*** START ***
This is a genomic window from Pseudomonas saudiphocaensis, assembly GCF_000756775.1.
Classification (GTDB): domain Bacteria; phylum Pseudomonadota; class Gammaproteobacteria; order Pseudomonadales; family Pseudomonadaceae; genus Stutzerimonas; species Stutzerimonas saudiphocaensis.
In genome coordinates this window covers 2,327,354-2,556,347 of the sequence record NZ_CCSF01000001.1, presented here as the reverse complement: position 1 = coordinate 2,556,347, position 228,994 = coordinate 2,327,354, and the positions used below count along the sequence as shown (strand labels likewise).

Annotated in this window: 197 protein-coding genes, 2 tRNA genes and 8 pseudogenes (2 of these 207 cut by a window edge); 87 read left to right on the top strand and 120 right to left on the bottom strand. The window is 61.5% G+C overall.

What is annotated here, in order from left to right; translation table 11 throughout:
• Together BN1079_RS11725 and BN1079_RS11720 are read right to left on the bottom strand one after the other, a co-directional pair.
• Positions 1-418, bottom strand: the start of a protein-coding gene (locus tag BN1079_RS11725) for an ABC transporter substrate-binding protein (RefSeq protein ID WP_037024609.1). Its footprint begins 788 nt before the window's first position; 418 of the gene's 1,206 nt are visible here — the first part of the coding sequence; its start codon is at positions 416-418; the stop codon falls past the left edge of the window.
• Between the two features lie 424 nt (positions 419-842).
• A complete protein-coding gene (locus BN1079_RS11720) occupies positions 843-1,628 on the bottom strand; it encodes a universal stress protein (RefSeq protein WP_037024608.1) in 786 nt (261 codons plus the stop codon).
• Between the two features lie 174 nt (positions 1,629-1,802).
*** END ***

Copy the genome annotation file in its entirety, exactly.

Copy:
This is a genomic window from Pseudomonas saudiphocaensis, assembly GCF_000756775.1.
Classification (GTDB): domain Bacteria; phylum Pseudomonadota; class Gammaproteobacteria; order Pseudomonadales; family Pseudomonadaceae; genus Stutzerimonas; species Stutzerimonas saudiphocaensis.
In genome coordinates this window covers 2,327,354-2,556,347 of the sequence record NZ_CCSF01000001.1, presented here as the reverse complement: position 1 = coordinate 2,556,347, position 228,994 = coordinate 2,327,354, and the positions used below count along the sequence as shown (strand labels likewise).

Annotated in this window: 197 protein-coding genes, 2 tRNA genes and 8 pseudogenes (2 of these 207 cut by a window edge); 87 read left to right on the top strand and 120 right to left on the bottom strand. The window is 61.5% G+C overall.

What is annotated here, in order from left to right; translation table 11 throughout:
• Together BN1079_RS11725 and BN1079_RS11720 are read right to left on the bottom strand one after the other, a co-directional pair.
• Positions 1-418, bottom strand: the start of a protein-coding gene (locus tag BN1079_RS11725) for an ABC transporter substrate-binding protein (RefSeq protein ID WP_037024609.1). Its footprint begins 788 nt before the window's first position; 418 of the gene's 1,206 nt are visible here — the first part of the coding sequence; its start codon is at positions 416-418; the stop codon falls past the left edge of the window.
• Between the two features lie 424 nt (positions 419-842).
• A complete protein-coding gene (locus BN1079_RS11720) occupies positions 843-1,628 on the bottom strand; it encodes a universal stress protein (RefSeq protein WP_037024608.1) in 786 nt (261 codons plus the stop codon).
• Between the two features lie 174 nt (positions 1,629-1,802).